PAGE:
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Don’t be too Sharp

Heroes Remember

Don’t be too Sharp

When I reported off leave without pay to the office they sent me down to manning depot, down at the horse palace at the Canadian National Exhibition grounds and myself with another three or four, five thousand people and we started getting punctured in the arm and taught how to, where left foot, straw foot, hay foot, as Napoleon's boys knew it. Left from right and early up and early to bed, the usual routine. The early boot school I guess they still do the same thing. They sent us down to Saint John, New Brunswick on what they call guard duty. It was really useful employment until initial training school was ready to accept you and those were the glory days. I learned, well I always knew fire arms, but you learned to handle machine guns, light machine gun and do a lot more rifle work. The marching was old stuff by that time and you had the night shift in the lonely sentry duty all by yourself which was something else in the dark, but those are things that, they were happy days the three weeks that we had on guard duty. A lot of people had three months on guard duty, in the winter months waiting for vacancies to open up in the initial training schools. But we were, it was early spring that year I guess, things were marching right along and by June we'd, I remember we left the manning depot on the 24th of May 1941 for Saint John, New Brunswick and I guess we were just there three weeks and we were on our way, three happy weeks. I had my first taste of lobster there. They tried to assess you as suitability for pilot, observer, wireless air gunner and of course all the brilliant guys, smart guys, you didn't want to be too smart because if you were real brilliant, which I wasn't, if you're real brilliant you ended up as an observer or a navigator they called them, but they were air observers at the present time. Those were the people that were supposed to have all the brains up top, the smart guys. So you had to walk the narrow line if you were real brilliant and wanted to be a pilot, don't tell them that, navigators, they know. Then they gave you the final, definite measurements on whether you were long enough in the legs to be a pilot and which they'd never done before. They just checked your height and fine, you're tall enough. For some aircrew duty, there you had to be specifically measured with your back against the wall and how long were your legs, were they long enough to reach the pedals of the modern aircraft. Those were some of the things. There was more marching, more parades, more drill. There was also a link trainer, introduction to the link trainer, again this was another one of the things, did you have the mechanical or know how to operate things and have them respond to you, easy for a farm boy that had been working with tractors, horses and things all his life. We knew that from there you were sent out to be a pilot, an observer or air gunner or wireless air gunner for training. Now how you did after that was up to you but there was where the dye, initial dye was being cast, right at initial training school, and we were all very much aware of that.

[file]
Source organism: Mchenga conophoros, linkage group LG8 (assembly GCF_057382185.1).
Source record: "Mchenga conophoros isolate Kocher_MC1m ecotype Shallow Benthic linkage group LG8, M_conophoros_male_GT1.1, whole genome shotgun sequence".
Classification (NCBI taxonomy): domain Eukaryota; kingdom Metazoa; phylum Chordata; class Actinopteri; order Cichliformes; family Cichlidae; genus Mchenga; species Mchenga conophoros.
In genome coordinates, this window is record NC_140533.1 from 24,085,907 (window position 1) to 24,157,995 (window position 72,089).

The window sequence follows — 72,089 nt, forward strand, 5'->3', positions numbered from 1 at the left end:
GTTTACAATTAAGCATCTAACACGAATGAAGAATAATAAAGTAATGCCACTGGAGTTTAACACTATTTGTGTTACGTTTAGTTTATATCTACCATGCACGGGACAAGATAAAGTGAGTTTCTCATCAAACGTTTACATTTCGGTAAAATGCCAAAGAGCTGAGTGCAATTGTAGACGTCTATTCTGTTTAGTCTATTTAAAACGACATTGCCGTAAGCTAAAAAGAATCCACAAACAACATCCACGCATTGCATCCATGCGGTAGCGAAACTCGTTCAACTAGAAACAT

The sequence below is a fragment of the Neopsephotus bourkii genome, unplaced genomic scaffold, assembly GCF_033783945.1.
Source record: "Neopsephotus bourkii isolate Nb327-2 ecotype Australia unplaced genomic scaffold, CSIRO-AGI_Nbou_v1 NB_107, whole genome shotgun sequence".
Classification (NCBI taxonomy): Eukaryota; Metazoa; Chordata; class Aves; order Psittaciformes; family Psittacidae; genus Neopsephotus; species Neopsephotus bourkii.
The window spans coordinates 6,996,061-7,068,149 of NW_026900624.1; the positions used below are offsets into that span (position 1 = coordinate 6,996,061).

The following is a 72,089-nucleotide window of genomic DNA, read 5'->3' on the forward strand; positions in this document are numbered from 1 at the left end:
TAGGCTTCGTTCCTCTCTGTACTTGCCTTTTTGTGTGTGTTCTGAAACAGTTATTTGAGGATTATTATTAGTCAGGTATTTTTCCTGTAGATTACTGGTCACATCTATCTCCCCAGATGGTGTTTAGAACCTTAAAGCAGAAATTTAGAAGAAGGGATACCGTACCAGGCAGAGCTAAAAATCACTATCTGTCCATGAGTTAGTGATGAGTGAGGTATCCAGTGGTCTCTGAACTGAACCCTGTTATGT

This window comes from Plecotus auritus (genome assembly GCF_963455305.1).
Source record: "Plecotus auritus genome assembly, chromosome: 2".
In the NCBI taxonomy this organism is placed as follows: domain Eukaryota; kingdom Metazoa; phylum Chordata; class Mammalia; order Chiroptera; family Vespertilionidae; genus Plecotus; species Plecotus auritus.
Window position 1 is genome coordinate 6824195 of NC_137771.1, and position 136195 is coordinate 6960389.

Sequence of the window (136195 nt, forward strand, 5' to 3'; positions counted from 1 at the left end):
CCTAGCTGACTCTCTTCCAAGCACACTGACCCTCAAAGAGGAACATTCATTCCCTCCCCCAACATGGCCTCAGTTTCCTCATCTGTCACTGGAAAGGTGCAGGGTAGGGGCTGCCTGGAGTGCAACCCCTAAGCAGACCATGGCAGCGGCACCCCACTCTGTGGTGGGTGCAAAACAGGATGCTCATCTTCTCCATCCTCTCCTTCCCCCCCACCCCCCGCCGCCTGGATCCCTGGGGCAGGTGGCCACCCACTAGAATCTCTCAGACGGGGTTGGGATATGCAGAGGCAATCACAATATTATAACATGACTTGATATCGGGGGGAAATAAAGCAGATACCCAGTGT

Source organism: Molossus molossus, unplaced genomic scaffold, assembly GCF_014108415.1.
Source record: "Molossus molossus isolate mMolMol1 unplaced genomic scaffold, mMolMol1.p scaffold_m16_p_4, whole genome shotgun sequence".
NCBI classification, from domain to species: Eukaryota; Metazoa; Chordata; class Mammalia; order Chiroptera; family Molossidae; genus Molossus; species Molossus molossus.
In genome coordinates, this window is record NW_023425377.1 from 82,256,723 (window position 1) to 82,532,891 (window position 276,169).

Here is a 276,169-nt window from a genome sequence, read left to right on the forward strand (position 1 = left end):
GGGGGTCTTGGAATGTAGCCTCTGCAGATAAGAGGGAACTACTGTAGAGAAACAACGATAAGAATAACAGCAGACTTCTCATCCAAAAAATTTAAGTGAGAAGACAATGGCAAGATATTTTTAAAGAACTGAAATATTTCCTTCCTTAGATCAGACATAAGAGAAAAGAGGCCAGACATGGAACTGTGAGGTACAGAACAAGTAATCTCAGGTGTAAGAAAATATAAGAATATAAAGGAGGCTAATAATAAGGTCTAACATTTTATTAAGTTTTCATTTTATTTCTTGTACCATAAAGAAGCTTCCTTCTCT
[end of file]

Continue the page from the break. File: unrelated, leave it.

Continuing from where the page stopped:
Mr. Ireland describes his basic training at St. John, New Brunswick, as well as the selection process for Air Crew at Victoriaville #3 Initial Training School.

Elgin Gerald Ireland

Elgin Gerald Ireland was born in Shelbourne, Ontario, on January 12, 1921. He was the eldest in a family of seven. Because his father was a farmer, his family survived the depression in relative comfort. Mr. Ireland lived close to an airfield, and was fascinated by the thought of flying. When the family farm was sold, Mr. Ireland felt no obligation to stay home, and in April, 1941, enlisted in the Royal Canadian Air Force. He was groomed as a pilot, and did his elementary training at St. Eugene, flying the Fleet Finch. He moved on to St. Hubert, learned to fly the Harvard aircraft, and then moved on to Trenton where he was a flight instructor for one and a half years. Mr. Ireland reached England as a member of a Hurricane squadron, but soon transferred to 411 Spitfire Squadron. He flew air to ground combat at Falaise Gap and Nijmegen, while at the same time engaging the Luftwaffe in air to air warfare. For his efforts, he received the Distinguished Flying Cross and the Netherlands Flying Cross. After the liberation of Europe, Mr. Ireland volunteered for the Tiger Force, an air group which was to aid in the war against Japan. Mr. Ireland remained in the air force, returning to the Trenton Flying School. He was one Canada’s first pilots to fly the Vampire, F-86 Sabre, and CF-100 jet fighters. After spending four years as Canada’s CF-100 Squadron Commander in France, he returned to 409 Squadron at Comox, British Columbia, where he was promoted to Camp Commander. It was at that point that British Columbia became his family home.

Meta Data
Veterans Affairs Canada
Person Interviewed:
Elgin Gerald Ireland
War, Conflict or Mission:
Second World War
Air Force
Flight Lieutenant

Copyright / Permission to Reproduce

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